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DUI and Employment Background Checks

A conviction for driving under the influence (DUI) — or even an impaired driving charge that doesn't end in a conviction — can negatively impact your career. This is especially true if you have a commercial driver's license (CDL) or are required to drive as part of your job.

An employer can choose to conduct background checks on current or prospective employees for any number of reasons. Some of these reasons are more valid and legal than others. Depending on how a background check is conducted, it might expose a DUI charge or conviction. The limits of an employer's ability to perform these checks are governed mostly by state laws. The same is true for whether a DUI offense can be considered in a hiring or firing decision.

This article discusses federal restrictions on background checks. It also addresses state laws governing background checks. There's additional discussion around how background checks are conducted and how to clear a background check.

Federal Restrictions on Background Checks

All states are subject to Fair Credit Reporting Act (FCRA) provisions. This federal law applies to checks performed by outside background check companies. It doesn't apply to checks conducted in-house.

The FCRA prohibits the reporting of criminal arrests after seven years. However, criminal convictions can be reported indefinitely. This includes DUI and driving while intoxicated (DWI) convictions. Reporting restrictions imposed by the FCRA only apply to jobs with a yearly salary of $75,000 or less.

Federal courts have often ruled that Title VII of the Civil Rights Act of 1964 prohibits employers from barring the employment of people with convictions absent a compelling business reason. Still, this interpretation of the Civil Rights Act conflicts with some state laws. Most applicants cannot know what goes on behind the scenes when they apply for a job.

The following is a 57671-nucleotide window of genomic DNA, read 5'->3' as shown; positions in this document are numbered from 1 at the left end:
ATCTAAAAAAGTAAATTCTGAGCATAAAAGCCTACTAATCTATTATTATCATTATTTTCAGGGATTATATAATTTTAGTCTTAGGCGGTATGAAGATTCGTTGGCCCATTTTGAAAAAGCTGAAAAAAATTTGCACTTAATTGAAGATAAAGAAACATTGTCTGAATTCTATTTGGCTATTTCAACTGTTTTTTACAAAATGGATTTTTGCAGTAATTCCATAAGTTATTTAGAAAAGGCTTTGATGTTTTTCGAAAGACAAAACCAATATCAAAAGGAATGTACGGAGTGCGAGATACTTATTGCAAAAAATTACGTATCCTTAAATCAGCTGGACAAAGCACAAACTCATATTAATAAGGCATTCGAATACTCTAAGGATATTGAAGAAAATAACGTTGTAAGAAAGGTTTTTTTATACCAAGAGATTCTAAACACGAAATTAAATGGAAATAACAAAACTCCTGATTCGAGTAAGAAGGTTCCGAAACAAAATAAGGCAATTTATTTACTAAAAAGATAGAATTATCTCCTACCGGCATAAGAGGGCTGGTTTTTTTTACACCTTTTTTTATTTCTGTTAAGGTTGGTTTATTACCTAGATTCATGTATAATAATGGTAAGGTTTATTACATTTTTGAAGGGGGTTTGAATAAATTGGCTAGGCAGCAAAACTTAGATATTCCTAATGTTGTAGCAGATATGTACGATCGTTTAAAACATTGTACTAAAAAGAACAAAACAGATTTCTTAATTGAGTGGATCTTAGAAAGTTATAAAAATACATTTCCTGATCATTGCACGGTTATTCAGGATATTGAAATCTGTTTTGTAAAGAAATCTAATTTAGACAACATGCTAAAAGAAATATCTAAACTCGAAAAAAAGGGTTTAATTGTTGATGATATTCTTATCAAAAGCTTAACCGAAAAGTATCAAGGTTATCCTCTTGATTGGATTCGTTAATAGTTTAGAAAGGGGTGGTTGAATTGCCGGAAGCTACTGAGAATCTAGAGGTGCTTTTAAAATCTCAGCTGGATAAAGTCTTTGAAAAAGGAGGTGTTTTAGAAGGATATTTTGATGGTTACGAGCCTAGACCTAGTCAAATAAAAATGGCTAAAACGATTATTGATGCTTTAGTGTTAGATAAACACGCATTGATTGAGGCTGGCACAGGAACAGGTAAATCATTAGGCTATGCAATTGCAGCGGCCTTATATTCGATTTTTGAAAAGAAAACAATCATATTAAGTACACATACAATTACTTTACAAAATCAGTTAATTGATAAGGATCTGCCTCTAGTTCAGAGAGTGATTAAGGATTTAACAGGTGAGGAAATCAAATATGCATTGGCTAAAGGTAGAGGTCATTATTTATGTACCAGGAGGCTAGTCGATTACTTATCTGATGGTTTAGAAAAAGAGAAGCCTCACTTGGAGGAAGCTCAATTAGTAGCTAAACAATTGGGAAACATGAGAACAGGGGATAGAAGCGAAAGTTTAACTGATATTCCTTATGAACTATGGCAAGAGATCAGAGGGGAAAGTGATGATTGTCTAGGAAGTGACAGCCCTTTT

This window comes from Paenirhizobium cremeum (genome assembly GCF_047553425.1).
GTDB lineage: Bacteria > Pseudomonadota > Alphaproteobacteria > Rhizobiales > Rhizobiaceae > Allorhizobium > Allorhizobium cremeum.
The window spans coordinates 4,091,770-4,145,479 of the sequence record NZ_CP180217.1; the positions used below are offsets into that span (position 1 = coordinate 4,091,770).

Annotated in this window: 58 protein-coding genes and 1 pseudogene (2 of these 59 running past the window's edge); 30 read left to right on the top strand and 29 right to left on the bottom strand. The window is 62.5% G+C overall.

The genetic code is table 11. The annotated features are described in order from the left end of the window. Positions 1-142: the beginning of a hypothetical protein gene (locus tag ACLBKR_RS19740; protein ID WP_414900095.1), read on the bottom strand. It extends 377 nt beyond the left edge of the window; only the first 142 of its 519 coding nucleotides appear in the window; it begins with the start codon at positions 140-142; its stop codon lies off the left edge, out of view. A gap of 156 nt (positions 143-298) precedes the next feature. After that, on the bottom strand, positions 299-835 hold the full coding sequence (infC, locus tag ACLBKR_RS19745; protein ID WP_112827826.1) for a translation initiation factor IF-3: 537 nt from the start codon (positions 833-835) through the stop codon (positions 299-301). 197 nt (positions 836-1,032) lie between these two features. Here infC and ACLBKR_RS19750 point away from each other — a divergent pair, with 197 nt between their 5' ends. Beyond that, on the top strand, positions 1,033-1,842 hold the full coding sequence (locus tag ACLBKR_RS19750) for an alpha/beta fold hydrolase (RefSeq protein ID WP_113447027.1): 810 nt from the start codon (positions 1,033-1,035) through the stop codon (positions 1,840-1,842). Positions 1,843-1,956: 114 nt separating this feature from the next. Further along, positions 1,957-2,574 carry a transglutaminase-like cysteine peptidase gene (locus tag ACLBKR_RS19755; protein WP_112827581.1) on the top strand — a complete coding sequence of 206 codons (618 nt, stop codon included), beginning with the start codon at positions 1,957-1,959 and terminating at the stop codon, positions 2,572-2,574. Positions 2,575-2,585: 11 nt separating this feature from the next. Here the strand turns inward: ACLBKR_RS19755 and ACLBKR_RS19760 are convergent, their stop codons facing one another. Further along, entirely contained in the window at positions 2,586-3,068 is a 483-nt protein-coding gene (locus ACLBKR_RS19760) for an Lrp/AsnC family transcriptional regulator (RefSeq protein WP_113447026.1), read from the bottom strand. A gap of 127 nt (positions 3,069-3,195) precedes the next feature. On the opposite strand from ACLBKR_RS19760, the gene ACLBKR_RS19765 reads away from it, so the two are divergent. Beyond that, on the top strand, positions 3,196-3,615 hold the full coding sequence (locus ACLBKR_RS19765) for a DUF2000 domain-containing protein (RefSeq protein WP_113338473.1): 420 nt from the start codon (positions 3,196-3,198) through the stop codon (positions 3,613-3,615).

State Laws Governing Background Checks

Most states allow employers to refuse employment to anyone with a conviction record. Many states even allow employers to refuse applicants with an arrest record. This is mainly due to a lack of regulations in this area.

At least 14 states have legal standards requiring an employer to prove the job relevance of a given conviction. This includes Colorado, Florida, Kansas, and New York. Only Hawaii, Kansas, New York, and Wisconsin apply these regulations to private employers.

California and eight other states offer certificates of rehabilitation for employment purposes for those convicted of a DUI or other crimes. This lifts some barriers to employment. California Labor Code 432.7 prohibits employers from asking about an arrest that didn't result in a conviction. In California, if you complete probation for a driving under the influence (DUI) conviction, you can file a motion to withdraw your plea or set aside the verdict. Your records will show that the case was dismissed.

Those running for public office or applying for a professional license must disclose a DUI or other conviction from the past 10 years. The same is true for direct questions on an application regarding criminal conviction.

More State Laws Governing Background Checks